Brandon Johnson says UW tailback job should be his
Washington sophomore running back Brandon Johnson weighs about 15 pounds more than he did last fall. But he says it's not necessarily due...
Seattle Times staff reporter
Washington sophomore running back Brandon Johnson weighs about 15 pounds more than he did last fall.
But he says it's not necessarily due to any effort to get bigger — no extra late-night hamburger runs or anything like that.
"It just naturally happened," said Johnson, who weighs 204 pounds compared to the 190 he played at last season. "Just the natural weight you put on. And I've been in the weight room a lot, so it's pretty much all muscle."
What he would like to start hogging up, however, is all the time at tailback for the Huskies in 2008.
With the graduation of Louis Rankin, Johnson is listed first on UW's depth chart because of his backup status last season as well as a 121-yard effort late in the year against California, which seemed to anoint him as the running back of the future.
"In my head I'm the No. 1 guy," he said. "I just look at this as this spot is mine. I don't mind sharing time, but as of right now, I want all the carries."
Coaches, however, say it's not that simple.
"It's an open competition right now," said offensive coordinator Tim Lappano.
And currently, that's a three-man race between Johnson and freshmen Willie Griffin and Brandon Yakaboski, who each redshirted last season.
The field will get even more crowded in the fall when four true freshmen who could all play running back will arrive, including Kentwood's Demetrius Bronson and O'Dea's Johri Fogerson. And then there's J.R. Hasty, the former Bellevue High star who appears to be missing one of his best chances to stake a claim to the job, effectively suspended for failing to live up to team responsibilities during the off-season. Hasty and linebacker E.J. Savannah aren't practicing with the team, though they attend practices.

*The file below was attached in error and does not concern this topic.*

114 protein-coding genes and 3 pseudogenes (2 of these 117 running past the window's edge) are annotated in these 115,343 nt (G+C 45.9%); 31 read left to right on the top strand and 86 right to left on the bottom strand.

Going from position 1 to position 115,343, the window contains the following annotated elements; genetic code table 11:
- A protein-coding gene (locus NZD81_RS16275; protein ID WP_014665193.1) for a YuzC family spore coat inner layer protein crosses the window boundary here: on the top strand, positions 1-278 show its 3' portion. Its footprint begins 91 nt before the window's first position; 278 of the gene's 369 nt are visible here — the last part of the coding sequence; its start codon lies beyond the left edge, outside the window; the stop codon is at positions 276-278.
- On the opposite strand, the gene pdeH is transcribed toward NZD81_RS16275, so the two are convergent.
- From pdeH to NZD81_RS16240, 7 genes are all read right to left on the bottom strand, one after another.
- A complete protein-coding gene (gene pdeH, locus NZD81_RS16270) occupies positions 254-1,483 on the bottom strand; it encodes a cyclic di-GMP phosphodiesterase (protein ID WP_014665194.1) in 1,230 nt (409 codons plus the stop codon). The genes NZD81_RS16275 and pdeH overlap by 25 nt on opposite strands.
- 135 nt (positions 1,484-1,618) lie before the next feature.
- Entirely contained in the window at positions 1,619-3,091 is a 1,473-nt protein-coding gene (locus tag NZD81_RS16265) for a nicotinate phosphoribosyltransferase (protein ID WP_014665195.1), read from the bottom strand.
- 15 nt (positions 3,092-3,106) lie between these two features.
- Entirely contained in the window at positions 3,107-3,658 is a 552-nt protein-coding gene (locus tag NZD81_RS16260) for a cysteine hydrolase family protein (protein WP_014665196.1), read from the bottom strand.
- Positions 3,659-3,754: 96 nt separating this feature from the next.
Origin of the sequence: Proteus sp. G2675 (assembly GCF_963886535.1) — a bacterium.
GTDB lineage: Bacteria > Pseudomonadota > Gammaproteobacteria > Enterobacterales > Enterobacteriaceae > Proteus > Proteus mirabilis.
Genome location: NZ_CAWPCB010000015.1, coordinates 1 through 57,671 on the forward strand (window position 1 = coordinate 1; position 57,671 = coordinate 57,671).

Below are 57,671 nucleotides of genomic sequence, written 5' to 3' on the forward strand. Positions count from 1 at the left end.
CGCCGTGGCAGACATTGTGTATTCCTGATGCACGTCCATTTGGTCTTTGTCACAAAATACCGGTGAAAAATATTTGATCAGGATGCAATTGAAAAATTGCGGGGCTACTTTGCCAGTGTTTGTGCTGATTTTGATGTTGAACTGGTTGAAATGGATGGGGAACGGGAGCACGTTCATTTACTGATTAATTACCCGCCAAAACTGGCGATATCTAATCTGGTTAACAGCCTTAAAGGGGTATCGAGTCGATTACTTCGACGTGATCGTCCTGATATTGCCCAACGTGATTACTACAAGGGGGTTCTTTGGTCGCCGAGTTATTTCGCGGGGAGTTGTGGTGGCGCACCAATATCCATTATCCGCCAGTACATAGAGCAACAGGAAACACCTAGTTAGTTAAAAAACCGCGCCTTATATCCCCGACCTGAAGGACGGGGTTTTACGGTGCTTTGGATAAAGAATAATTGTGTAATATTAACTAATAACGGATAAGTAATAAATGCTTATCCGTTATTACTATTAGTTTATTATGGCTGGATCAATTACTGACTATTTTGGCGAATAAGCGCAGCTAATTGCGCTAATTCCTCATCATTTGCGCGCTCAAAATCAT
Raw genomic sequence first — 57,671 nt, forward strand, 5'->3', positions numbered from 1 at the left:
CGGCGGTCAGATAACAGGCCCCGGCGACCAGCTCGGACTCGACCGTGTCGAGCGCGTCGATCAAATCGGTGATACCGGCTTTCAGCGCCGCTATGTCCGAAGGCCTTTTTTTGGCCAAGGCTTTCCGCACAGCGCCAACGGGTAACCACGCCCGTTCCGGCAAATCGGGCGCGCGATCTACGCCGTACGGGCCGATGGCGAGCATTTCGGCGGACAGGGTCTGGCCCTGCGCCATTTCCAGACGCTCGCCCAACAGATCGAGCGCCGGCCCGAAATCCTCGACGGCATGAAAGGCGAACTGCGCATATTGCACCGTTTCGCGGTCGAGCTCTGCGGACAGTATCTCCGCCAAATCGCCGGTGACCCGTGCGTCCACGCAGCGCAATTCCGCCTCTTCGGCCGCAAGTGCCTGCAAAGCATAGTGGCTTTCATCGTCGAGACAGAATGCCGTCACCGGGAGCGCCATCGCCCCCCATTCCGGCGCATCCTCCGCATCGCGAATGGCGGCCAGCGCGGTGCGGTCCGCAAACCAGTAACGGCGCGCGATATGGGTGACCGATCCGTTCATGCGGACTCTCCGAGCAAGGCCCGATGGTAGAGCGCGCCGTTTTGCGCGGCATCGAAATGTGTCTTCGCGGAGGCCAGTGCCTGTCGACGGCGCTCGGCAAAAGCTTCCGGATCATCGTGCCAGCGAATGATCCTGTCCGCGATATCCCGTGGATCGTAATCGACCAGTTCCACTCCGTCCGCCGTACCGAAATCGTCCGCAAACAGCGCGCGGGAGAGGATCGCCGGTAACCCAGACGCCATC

Lappano says the three who are practicing have all been "pretty steady, just like we thought."
All bring a different look to the position than Rankin, who used a battery of open-field moves last season to become the first UW 1,000-yard rusher since 1997.
Lappano, instead, describes all three as "good inside runners" with subtle differences in their games.
Lappano likes Johnson's physical style of running, Griffin's quick feet and "feel for running the football" and says Yakaboski might be the best of the three at breaking tackles.
He also says Yakaboski, a Mount Si grad, is the best receiver. "In my opinion, he has as good of hands as anybody on the football team," Lappano said. "He has got really soft hands and he could be very valuable throwing the ball to out of the backfield."
Johnson said coaches will probably rotate the backs more this year. Also likely getting their share of carries this season are Chris Polk and Curtis Shaw, each listed as receivers but with solid backgrounds as running backs.
Shaw played tailback about half of last season before moving to receiver while Polk, a member of the Class of 2008 who has already enrolled, rushed for 2,561 yards last fall as a high-school senior and is listed as both a back and a receiver.
Coaches envision giving each carries on the "fly sweep" — which Oregon State used so well last year with receiver James Rodgers — and other variations of that play.
For now, Polk isn't expected to get any carries out of traditional running-back plays.
And Johnson wants to leave no doubt this spring about who the starting running back should be. He says he feels just as fast as a year ago despite the added weight, and has confidence borne out of the success of the Cal game.
"That helped me realize that it's not much harder than high school," said Johnson, who attended Dominguez High in Compton, Calif. "That you can just go out and play without being nervous. That's where it really helped me. I'm a lot more comfortable now, so I'm out there having fun."
• Asked for an early read on the transition of Johnie Kirton from tight end to defensive tackle, UW coach Tyrone Willingham called it "good." But he also said he thinks Kirton isn't quite where he could be because he studied in South Africa during the winter quarter. "You can see where being away ... took away from potential learning [of his new position]," Willingham said.
Bob Condotta: 206-515-5699 or email@example.com.
Copyright © 2008 The Seattle Times Company
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